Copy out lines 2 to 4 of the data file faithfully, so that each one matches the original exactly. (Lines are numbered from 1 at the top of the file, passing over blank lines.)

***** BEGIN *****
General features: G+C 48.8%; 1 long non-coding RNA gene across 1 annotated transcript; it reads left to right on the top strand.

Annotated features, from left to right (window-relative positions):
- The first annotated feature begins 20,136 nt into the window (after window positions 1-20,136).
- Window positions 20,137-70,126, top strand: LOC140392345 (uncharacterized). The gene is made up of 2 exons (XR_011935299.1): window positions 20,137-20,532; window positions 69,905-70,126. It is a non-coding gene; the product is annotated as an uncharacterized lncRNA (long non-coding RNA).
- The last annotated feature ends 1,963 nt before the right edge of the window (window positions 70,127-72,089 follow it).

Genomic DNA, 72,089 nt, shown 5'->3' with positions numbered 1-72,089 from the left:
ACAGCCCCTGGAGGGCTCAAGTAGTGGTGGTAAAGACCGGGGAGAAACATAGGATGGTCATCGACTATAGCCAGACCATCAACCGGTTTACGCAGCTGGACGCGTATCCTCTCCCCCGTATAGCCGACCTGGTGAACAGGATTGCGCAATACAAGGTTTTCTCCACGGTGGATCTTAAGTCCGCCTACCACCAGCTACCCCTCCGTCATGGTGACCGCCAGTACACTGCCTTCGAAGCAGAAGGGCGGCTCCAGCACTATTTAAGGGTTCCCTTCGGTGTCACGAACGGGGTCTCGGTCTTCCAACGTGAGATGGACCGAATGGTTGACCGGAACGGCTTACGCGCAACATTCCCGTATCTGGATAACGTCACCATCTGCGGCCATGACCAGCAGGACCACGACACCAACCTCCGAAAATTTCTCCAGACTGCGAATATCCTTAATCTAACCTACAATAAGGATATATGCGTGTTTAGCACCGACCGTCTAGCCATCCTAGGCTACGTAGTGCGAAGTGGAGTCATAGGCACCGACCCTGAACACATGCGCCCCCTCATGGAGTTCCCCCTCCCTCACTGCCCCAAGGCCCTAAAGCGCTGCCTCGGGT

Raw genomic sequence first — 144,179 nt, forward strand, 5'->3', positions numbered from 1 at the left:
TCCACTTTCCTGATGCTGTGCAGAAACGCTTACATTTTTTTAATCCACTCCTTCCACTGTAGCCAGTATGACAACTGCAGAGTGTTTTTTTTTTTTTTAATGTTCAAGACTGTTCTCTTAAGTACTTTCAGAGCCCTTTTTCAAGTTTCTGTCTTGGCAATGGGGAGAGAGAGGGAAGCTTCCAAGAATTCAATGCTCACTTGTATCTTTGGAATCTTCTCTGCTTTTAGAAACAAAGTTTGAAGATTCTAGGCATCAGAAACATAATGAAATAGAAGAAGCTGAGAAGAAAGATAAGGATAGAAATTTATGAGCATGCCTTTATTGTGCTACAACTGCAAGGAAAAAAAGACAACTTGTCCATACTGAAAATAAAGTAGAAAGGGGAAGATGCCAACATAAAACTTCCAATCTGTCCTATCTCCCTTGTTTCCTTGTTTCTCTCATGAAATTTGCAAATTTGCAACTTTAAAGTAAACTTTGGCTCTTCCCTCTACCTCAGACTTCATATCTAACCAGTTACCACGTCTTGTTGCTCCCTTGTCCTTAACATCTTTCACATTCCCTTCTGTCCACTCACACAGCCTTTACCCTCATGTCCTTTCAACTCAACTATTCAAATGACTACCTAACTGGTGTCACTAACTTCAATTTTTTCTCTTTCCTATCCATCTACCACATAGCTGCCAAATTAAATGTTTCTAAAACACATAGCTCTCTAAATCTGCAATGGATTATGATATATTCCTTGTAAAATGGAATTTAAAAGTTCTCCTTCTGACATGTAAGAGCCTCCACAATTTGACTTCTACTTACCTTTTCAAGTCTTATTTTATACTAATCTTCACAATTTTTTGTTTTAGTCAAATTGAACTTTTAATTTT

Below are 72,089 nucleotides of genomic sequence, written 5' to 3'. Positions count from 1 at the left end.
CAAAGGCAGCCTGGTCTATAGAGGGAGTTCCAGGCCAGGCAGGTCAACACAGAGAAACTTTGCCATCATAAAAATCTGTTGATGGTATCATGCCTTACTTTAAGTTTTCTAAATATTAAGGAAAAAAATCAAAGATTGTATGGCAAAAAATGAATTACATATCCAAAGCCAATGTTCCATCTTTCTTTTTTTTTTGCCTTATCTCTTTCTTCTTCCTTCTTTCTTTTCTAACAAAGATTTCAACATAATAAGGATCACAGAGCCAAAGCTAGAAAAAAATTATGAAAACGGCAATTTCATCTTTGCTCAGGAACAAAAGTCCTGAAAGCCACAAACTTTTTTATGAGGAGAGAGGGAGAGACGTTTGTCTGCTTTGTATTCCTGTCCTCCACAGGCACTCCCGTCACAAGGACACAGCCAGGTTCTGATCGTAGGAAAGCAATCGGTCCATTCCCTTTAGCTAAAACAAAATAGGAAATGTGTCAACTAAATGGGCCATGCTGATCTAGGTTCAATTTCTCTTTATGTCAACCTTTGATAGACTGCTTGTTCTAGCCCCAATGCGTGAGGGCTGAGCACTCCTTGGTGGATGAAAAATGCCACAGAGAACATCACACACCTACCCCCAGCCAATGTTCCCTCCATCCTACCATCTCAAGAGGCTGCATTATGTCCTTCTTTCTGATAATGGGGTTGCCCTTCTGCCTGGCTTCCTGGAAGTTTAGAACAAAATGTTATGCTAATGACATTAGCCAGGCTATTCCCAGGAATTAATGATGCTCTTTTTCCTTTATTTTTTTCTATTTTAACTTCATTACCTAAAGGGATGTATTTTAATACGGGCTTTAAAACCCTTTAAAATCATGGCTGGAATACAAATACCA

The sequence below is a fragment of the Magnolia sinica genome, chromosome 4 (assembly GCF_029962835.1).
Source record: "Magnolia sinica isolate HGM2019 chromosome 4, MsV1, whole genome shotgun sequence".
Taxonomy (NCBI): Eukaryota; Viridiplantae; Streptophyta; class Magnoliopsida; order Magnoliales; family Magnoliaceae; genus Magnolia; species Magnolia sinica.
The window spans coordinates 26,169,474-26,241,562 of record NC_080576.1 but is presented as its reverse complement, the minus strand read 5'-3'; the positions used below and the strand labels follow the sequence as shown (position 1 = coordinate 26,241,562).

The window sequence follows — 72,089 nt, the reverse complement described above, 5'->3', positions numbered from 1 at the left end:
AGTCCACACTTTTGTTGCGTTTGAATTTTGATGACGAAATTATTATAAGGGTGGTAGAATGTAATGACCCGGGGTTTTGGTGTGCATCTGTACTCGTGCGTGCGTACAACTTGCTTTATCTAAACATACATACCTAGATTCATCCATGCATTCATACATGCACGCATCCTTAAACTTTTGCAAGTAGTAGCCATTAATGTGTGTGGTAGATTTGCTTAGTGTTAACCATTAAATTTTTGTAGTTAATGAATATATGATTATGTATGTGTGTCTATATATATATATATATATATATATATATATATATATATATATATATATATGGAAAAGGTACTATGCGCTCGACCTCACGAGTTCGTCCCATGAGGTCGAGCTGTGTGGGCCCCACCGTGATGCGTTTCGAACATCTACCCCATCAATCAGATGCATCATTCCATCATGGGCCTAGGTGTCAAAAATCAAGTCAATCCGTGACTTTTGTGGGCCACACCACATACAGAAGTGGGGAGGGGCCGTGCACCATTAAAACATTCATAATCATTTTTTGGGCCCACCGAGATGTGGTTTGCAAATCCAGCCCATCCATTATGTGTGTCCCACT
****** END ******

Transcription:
Annotated features, from left to right (window-relative positions):
- The first annotated feature begins 20,136 nt into the window (after window positions 1-20,136).
- Window positions 20,137-70,126, top strand: LOC140392345 (uncharacterized). The gene is made up of 2 exons (XR_011935299.1): window positions 20,137-20,532; window positions 69,905-70,126. It is a non-coding gene; the product is annotated as an uncharacterized lncRNA (long non-coding RNA).